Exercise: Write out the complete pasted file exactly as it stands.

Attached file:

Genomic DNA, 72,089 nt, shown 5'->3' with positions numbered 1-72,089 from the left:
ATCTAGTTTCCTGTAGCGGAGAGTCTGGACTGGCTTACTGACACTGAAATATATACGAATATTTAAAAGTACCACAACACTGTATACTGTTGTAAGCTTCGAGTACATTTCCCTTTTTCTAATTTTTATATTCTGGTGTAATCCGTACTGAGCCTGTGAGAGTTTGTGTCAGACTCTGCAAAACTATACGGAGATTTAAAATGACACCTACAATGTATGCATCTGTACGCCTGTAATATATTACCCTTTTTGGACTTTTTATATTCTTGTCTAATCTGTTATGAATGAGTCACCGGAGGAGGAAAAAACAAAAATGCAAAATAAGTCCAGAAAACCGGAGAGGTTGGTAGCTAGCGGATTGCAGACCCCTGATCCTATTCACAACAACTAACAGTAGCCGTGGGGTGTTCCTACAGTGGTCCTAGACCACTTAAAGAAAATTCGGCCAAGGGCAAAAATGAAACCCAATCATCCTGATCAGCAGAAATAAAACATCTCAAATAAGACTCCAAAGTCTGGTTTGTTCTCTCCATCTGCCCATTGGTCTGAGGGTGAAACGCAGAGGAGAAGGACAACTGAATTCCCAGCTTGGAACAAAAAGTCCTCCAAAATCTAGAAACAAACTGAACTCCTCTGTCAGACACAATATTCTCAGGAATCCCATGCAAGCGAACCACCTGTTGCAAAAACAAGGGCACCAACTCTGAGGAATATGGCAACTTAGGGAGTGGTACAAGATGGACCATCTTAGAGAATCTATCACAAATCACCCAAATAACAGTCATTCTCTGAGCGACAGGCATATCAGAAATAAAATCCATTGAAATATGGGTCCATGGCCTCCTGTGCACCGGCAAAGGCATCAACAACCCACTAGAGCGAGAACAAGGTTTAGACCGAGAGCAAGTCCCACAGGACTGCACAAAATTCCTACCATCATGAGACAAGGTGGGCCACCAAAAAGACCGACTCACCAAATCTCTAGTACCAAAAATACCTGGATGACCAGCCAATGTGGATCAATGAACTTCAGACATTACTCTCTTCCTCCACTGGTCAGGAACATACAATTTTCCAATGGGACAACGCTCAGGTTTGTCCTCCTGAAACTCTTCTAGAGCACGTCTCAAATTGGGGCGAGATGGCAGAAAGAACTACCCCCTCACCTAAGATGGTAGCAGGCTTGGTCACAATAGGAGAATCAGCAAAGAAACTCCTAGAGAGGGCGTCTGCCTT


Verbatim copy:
Genomic DNA, 72,089 nt, shown 5'->3' with positions numbered 1-72,089 from the left:
ATCTAGTTTCCTGTAGCGGAGAGTCTGGACTGGCTTACTGACACTGAAATATATACGAATATTTAAAAGTACCACAACACTGTATACTGTTGTAAGCTTCGAGTACATTTCCCTTTTTCTAATTTTTATATTCTGGTGTAATCCGTACTGAGCCTGTGAGAGTTTGTGTCAGACTCTGCAAAACTATACGGAGATTTAAAATGACACCTACAATGTATGCATCTGTACGCCTGTAATATATTACCCTTTTTGGACTTTTTATATTCTTGTCTAATCTGTTATGAATGAGTCACCGGAGGAGGAAAAAACAAAAATGCAAAATAAGTCCAGAAAACCGGAGAGGTTGGTAGCTAGCGGATTGCAGACCCCTGATCCTATTCACAACAACTAACAGTAGCCGTGGGGTGTTCCTACAGTGGTCCTAGACCACTTAAAGAAAATTCGGCCAAGGGCAAAAATGAAACCCAATCATCCTGATCAGCAGAAATAAAACATCTCAAATAAGACTCCAAAGTCTGGTTTGTTCTCTCCATCTGCCCATTGGTCTGAGGGTGAAACGCAGAGGAGAAGGACAACTGAATTCCCAGCTTGGAACAAAAAGTCCTCCAAAATCTAGAAACAAACTGAACTCCTCTGTCAGACACAATATTCTCAGGAATCCCATGCAAGCGAACCACCTGTTGCAAAAACAAGGGCACCAACTCTGAGGAATATGGCAACTTAGGGAGTGGTACAAGATGGACCATCTTAGAGAATCTATCACAAATCACCCAAATAACAGTCATTCTCTGAGCGACAGGCATATCAGAAATAAAATCCATTGAAATATGGGTCCATGGCCTCCTGTGCACCGGCAAAGGCATCAACAACCCACTAGAGCGAGAACAAGGTTTAGACCGAGAGCAAGTCCCACAGGACTGCACAAAATTCCTACCATCATGAGACAAGGTGGGCCACCAAAAAGACCGACTCACCAAATCTCTAGTACCAAAAATACCTGGATGACCAGCCAATGTGGATCAATGAACTTCAGACATTACTCTCTTCCTCCACTGGTCAGGAACATACAATTTTCCAATGGGACAACGCTCAGGTTTGTCCTCCTGAAACTCTTCTAGAGCACGTCTCAAATTGGGGCGAGATGGCAGAAAGAACTACCCCCTCACCTAAGATGGTAGCAGGCTTGGTCACAATAGGAGAATCAGCAAAGAAACTCCTAGAGAGGGCGTCTGCCTT